The push towards cryptocurrency is gaining ground on an international level, but is it sufficient to be used alongside, or instead of, legal tender?
Bitcoin was the original cryptocurrency when it was created by its pseudonymous developer Satoshi Nakamoto in 2009. More than a decade later, with almost 5,500 cryptocurrencies in existence, the controversy around its usage as a fiat currency rages on.
The Reserve Bank of India banned trading in cryptocurrency in 2018 to curb the "ring-fencing" of the Indian financial system. Its argument was based on the virtual form of Bitcoin and other cryptocurrencies and the fact that the government had not "stamped" them. Giving its judgment on a petition filed by assorted interest groups, including the Internet and Mobile Association of India, in March this year, the Supreme Court overturned the RBI ruling. Since then, the crypto market has gathered momentum. But throwing a spanner in the works is a proposed Bill (that is now under inter-ministerial consultations) that could kill the market and may make dealing in cryptocurrencies a criminal offence.
There is ambiguity with respect to cryptocurrencies in the U.S. Laws governing transactions in cryptocurrencies varies from state to state as also the very definition. The Financial Crimes Enforcement Network, while permitting their exchange as money transmitters, does consider them as legal tenders. For the Internal Revenue Service (IRS), cryptocurrencies are property to be separately taxed. The Commodities Futures Trading Commission allows them to be traded publicly as “a commodity". Bitcoin is legal in Japan, the U.K., Canada, and most other developed countries.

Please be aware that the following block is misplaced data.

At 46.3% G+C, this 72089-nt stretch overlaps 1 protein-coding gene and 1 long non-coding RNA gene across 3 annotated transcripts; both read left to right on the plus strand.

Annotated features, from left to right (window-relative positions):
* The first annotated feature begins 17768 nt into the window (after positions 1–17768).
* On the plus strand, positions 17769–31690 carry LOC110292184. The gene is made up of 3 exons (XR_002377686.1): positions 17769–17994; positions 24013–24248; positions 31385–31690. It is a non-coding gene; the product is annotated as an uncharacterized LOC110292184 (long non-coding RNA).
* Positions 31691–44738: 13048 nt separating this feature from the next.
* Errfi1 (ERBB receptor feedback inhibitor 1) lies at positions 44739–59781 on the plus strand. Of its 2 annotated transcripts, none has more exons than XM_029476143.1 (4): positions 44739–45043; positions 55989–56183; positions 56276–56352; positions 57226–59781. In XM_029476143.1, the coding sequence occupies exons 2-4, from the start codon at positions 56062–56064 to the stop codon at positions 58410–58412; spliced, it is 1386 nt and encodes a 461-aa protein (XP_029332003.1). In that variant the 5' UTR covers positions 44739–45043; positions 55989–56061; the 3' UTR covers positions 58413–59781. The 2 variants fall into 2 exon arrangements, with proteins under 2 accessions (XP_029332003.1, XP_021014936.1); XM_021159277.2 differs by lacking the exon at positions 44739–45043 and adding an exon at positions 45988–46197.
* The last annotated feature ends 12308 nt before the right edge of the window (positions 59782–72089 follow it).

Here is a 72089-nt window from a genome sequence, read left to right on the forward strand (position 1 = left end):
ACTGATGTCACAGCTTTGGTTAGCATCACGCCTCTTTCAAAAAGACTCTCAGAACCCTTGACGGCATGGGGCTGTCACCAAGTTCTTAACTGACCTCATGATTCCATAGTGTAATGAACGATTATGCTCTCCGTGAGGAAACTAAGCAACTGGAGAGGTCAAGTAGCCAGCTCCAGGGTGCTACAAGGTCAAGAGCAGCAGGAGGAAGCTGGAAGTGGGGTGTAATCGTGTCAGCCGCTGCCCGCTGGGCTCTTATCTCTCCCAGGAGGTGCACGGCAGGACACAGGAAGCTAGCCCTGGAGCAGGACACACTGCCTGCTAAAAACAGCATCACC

Countries are considering the use of Central Bank Digital Currencies (CBDCs) to fine-tune the usage of digitised money. These digital forms of fiat money are fundamentally different from cryptocurrencies as they are centralised and can be regulated. The central bank of Sweden is the closest to consider its implementation and has started testing technical solutions for its e-krona this year. China has also stepped up its development of the e-RMB, which is going to be its digital currency. CBDCs are simply digitised forms of currencies, thereby not as volatile as cryptocurrencies.
WHY THE RESISTANCE?
Pindar Wong (former chairman of ICANN), speaking at a Synergia Foundation webinar said the decentralisation of cryptocurrencies is what draws the suspicion of established state-controlled central banks. The fact that it is steered by all those who are participating in it, and the lack of authority of the central bank to regulate it, the way fiat money is, has inhibited central banks from giving their approval. The central banks are concerned, naturally enough, that if it becomes impossible to track currency ownership and transactions, the entire currency system of a nation could be jeopardised.
SOVEREIGN CURRENCIES VS CRYPTOCURRENCIES
Bruno Le Maire (former diplomat and now France's Minister of the Economy and Finance) questioned the overrated emphasis on the concept of sovereignty while dealing with cryptocurrences. He wrote in the Financial Times: “When 11 countries in Europe joined the Euro in 1999, they freely relinquished their national currencies. They didn’t just say yes to a new currency as a medium of exchange; they consciously decided to transfer part of their sovereignty to the European level.” However, the U.K. refused to toe the line and hung on to the venerable pound.